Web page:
Bending and looping of long DNA by Polycomb repressive complex 2 revealed by AFM imaging in liquid
Polycomb repressive complex 2 (PRC2) is a histone methyltransferase that methylates histone H3 at Lysine 27. PRC2 is critical for epigenetic gene silencing, cellular differentiation and the formation of facultative heterochromatin. It can also promote or inhibit oncogenesis. Despite this importance, the molecular mechanisms by which PRC2 compacts chromatin are relatively understudied. Here, we visualized the binding of PRC2 to naked DNA in liquid at the single-molecule level using atomic force microscopy. Analysis of the resulting images showed PRC2, consisting of five subunits (EZH2, EED, SUZ12, AEBP2 and RBBP4), bound to a 2.5-kb DNA with an apparent dissociation constant (KappD) of 150 ± 12 nM. PRC2 did not show sequence-specific binding to a region of high GC content (76%) derived from a CpG island embedded in such a long DNA substrate. At higher concentrations, PRC2 compacted DNA by forming DNA loops typically anchored by two or more PRC2 molecules. Additionally, PRC2 binding led to a 3-fold increase in the local bending of DNA’s helical backbone without evidence of DNA wrapping around the protein. We suggest that the bending and looping of DNA by PRC2, independent of PRC2’s methylation activity, may contribute to heterochromatin formation and therefore epigenetic gene silencing.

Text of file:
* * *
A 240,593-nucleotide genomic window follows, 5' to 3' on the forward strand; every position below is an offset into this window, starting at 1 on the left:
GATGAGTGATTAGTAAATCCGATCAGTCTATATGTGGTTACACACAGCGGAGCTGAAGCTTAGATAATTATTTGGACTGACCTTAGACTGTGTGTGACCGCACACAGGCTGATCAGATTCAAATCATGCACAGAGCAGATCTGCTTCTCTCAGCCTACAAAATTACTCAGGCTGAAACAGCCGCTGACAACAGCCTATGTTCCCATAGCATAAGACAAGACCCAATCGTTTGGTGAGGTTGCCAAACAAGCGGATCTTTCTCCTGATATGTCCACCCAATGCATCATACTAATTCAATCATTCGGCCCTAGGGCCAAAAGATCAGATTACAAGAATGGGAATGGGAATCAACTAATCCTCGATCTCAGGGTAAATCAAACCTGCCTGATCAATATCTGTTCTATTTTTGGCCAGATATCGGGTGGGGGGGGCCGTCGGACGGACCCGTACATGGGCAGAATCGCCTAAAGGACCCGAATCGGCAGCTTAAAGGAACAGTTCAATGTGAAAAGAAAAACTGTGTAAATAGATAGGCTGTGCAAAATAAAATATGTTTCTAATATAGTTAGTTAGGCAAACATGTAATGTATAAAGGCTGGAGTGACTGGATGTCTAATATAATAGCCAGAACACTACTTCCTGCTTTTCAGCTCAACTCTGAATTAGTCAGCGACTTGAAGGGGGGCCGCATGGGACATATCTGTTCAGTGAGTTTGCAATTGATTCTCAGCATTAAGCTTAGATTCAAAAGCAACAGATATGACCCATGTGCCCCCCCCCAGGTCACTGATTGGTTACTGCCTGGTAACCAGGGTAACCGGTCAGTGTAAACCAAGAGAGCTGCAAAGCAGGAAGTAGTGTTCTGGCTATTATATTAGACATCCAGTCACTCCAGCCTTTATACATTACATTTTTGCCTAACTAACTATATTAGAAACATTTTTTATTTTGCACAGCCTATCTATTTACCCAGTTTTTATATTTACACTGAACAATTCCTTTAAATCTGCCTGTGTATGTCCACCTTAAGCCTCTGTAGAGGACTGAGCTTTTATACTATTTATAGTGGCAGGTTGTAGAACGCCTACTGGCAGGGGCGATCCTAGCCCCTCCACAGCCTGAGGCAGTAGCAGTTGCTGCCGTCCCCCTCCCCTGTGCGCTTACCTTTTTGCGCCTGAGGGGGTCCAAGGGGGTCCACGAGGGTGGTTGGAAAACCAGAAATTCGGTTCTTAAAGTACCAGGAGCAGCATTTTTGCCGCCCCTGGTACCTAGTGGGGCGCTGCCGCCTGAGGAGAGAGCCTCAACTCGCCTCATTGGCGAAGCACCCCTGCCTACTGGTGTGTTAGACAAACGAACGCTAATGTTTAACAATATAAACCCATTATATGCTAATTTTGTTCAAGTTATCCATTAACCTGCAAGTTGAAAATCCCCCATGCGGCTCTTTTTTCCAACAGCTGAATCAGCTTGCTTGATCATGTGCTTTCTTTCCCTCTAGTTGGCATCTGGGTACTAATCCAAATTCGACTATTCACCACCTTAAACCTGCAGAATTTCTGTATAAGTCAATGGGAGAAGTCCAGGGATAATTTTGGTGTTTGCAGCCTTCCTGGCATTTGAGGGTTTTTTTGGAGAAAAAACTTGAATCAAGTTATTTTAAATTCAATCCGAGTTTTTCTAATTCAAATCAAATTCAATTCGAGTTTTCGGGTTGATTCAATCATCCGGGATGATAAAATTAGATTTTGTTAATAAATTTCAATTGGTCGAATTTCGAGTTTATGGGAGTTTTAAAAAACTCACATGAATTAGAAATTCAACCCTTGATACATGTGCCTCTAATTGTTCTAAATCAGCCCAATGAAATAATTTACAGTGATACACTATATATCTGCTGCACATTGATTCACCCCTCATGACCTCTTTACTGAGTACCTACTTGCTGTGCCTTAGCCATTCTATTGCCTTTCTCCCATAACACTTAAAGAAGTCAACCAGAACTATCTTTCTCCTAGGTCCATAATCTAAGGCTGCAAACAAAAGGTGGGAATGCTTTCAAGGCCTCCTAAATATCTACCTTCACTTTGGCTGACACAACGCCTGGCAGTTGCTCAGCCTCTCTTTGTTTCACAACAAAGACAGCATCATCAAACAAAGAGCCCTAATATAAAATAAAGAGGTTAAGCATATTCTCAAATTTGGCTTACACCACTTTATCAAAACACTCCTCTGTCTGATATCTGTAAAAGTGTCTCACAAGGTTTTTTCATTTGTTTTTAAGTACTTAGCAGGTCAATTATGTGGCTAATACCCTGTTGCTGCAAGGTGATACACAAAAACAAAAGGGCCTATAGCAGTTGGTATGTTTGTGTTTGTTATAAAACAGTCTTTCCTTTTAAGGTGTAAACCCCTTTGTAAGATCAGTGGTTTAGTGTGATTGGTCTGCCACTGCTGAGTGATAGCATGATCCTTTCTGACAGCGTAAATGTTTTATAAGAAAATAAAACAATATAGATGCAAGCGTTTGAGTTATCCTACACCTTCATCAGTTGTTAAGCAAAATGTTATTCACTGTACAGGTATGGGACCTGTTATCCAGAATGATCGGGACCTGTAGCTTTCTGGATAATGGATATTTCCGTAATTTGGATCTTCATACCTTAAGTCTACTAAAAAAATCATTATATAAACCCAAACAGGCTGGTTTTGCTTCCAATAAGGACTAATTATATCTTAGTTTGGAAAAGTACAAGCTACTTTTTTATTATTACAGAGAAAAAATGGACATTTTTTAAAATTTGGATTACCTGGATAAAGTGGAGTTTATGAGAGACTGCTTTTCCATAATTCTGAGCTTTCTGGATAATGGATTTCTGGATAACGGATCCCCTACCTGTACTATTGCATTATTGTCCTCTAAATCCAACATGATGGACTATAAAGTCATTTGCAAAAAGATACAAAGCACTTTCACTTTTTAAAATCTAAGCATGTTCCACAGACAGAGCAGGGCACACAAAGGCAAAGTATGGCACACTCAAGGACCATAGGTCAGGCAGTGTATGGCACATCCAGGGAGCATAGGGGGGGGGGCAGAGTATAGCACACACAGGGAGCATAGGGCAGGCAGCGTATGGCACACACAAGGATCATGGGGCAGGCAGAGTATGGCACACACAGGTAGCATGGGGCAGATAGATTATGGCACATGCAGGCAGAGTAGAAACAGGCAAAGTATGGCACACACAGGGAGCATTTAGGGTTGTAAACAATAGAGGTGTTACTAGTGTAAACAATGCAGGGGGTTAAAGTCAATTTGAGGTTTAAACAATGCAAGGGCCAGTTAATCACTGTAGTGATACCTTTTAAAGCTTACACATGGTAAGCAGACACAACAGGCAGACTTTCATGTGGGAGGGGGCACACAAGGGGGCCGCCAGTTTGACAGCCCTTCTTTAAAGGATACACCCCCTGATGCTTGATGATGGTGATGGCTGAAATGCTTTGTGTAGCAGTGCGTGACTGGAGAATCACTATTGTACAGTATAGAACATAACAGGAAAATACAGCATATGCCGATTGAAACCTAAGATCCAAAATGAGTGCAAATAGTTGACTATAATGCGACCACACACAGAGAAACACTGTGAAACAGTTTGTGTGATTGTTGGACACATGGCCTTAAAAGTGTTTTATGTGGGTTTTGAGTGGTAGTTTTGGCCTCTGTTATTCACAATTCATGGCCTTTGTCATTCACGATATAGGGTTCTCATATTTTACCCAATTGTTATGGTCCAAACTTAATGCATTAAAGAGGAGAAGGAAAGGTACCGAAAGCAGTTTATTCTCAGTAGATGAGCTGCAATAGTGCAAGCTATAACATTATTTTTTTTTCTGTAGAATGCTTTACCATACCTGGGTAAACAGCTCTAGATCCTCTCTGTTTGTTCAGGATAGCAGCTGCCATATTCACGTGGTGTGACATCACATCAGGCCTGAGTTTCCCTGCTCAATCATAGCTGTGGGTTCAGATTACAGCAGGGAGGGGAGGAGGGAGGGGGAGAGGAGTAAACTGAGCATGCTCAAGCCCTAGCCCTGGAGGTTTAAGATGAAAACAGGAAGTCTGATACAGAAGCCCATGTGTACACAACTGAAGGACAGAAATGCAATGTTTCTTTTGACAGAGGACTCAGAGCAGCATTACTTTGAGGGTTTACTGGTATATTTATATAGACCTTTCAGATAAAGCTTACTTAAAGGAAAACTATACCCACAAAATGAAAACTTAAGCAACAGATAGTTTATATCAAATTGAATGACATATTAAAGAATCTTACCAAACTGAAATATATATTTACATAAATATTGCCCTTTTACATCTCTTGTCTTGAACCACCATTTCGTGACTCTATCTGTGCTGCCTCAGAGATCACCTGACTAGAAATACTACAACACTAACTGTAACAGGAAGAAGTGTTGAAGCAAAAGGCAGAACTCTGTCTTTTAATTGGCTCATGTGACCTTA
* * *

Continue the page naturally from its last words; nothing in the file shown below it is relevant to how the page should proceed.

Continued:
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Nucleic Acids Research
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